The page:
Lucire   Lucire home page / Fashion / / Volante: travel features and news / Living / Lucire: Insider blog
News headlines / Lucire Reader Forum / Subscribe to the print editions of Lucire
Lucire Community 
Lucire feedback 
Subscribe to the Lucire Insider feed
Subscribe to Lucire

fashion: feature

Donna Loveday: unravelling the mystiqueDonna Loveday: unravelling the mystique

Donna Loveday, photographed by Douglas Rimington/Detune Photography
Jack Yan interviews Donna Loveday, the senior curator from the Design Museum behind When Philip Met Isabella, on Philip Treacy’s hats for Tatler editor Isabella Blow
Donna Loveday photographed by Douglas Rimington

Adapted from issue 25 of Lucire


DONNA LOVEDAY knows her stuff. The senior curator from London’s Design Museum has helmed exhibits on everything from Porsche to Saul Bass. She curated Unseen Vogue, featuring the unpublished and sometimes rejected work for British Vogue, the book of which was reviewed three years ago in this magazine. On a non-work note, she banks at the same branch as Philip Glenister from Ashes to Ashes. As I discovered, she can hold a conversation with a design-fascinated male as much as a female fashionista impressed with her work with another Philip—one Mr Treacy.
   Out in New Zealand to launch her exhibition, When Philip Met Isabella, showing at the New Dowse in Lower Hutt, Loveday talks about her love for things with a historical bent. Discussing Philip Treacy to a guest audience, she brings up the names from his client list: Madonna, Boy George, the former Camilla Parker-Bowles, Grace Jones, and the woman who discovered him and nurtured his career, the late Isabella Blow.
   Blow—then Isabella Delves Broughton—and Treacy met in 1989 when she was a stylist at Tatler and he was a fashion student at the Royal College of Art. She can take credit for bringing Alexander McQueen, Sophie Dahl, Julien Macdonald, Stella Tennant, Donna Fraser and Tristan Webber to our consciousness, discovering them along the way, too. She introduced Treacy to Manolo Blahnik and André Leon Talley. By the time Treacy was 23, he was ‘totally intimidated’ when he met Karl Lagerfeld.
   Loveday says that the inspiration came from an article by Larissa MacFarquhar, ‘The Mad Muse of Waterloo’, published in The New Yorker in 2001. A film has been commissioned, says Loveday.
   There, Blow spoke of her passion for hats and her relationship with Treacy as well as some of her own personal setbacks: she and her husband, Detmar, could not have children; while she had been disinherited by her father, who left the Delves Broughton fortune to his new family. The family history, outside of The New Yorker piece, reads like a dramatic mini-series: her grandfather, Sir Jock Delves Broughton, was acquitted of murdering the Earl of Erroll in the White Mischief case, which itself was made into a film with Joss Ackland and Greta Scacchi. Her brother died when she was four in a ‘freak accident,’ according to Detmar Blow in the Murdoch Press. Her mother walked out when she was 14.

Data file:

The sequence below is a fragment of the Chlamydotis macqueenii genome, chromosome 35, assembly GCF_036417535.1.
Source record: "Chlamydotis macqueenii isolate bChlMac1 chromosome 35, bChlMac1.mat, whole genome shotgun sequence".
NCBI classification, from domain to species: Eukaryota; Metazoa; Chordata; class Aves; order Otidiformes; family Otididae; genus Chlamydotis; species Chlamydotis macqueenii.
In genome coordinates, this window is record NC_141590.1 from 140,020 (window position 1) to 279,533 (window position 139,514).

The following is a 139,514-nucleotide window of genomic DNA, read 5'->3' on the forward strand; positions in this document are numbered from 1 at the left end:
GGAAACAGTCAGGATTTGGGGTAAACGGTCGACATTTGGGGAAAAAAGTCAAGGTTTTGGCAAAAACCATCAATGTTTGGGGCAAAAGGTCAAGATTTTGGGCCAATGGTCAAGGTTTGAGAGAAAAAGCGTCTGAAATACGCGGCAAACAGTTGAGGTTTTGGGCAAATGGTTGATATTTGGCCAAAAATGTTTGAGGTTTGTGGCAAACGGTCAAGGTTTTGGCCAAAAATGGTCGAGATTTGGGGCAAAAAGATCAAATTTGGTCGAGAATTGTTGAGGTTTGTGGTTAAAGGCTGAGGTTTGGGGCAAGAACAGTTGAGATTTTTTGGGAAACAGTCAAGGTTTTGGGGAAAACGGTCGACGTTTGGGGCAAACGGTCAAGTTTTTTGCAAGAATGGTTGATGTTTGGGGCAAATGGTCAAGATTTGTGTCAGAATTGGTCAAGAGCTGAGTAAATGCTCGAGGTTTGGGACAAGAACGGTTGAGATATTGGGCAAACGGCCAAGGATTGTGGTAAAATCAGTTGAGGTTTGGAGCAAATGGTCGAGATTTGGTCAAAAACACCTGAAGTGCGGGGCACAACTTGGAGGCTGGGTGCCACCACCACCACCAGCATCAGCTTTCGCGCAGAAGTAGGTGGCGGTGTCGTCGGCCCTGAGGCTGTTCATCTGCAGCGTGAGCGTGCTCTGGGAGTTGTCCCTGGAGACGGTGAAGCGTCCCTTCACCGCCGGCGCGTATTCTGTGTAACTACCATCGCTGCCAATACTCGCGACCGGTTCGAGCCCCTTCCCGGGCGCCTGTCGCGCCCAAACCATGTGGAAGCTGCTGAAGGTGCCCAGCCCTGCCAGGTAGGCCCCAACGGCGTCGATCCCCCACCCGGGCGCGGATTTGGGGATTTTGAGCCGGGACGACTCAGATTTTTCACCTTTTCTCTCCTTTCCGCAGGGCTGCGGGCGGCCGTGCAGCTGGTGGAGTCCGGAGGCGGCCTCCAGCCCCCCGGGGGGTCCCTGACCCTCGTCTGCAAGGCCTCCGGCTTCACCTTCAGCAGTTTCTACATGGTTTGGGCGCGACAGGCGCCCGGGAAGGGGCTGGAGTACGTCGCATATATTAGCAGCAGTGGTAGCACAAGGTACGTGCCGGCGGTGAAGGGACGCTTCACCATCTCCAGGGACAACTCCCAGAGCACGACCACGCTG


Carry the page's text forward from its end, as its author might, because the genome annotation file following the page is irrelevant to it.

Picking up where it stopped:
By the time the exhibition came round, Blow had recently taken her own life by possibly drinking Paraquat, a herbicide, something that was not mentioned in any detail. She had been diagnosed with ovarian cancer: again according to her husband, ‘she was riddled with it.’
   The audience was told that Blow had simply passed away, rather than the gruesome request in The New Yorker that MacFarquhar noted: ‘Isabella recently drew up her own will, and in it she included a provision that her head be chopped off and delivered to her father in his vault, to symbolize the way he cut her off.’ Loveday was right to keep things tasteful, highlighting the work rather than the hidden torment behind Isabella Blow.
   Drama aside, it’s a great topic. At the New Dowse exhibition, there is one sculptural hat composed of dead birds. In fact, bird feathers feature strongly in works such as Opium Den (1994), which features eagle and peacock. Another hat (The Ship, 1995) is in the shape of a sailing ship—literally a feat of engineering in black satin, feather bones and antique bird of paradise feathers. His Anarchy Hat (1999) is in Neoprene. Shocking Pink Roswell Hat (1998), in stretch Lycra, is meant to evoke aliens, just not in the grey colour that science-fiction films show them in. An orchid hat, made the same year, is a favourite of Loveday. In 2003, a “Warhol collection” used pop art, with one hat showing an image of Marilyn Monroe. Another, in an update, has David Beckham (Blow wore this to a Manchester United game and Beckham’s mother enquired why she would have her son’s photo on her head). Treacy is to millinery as Dali was to art.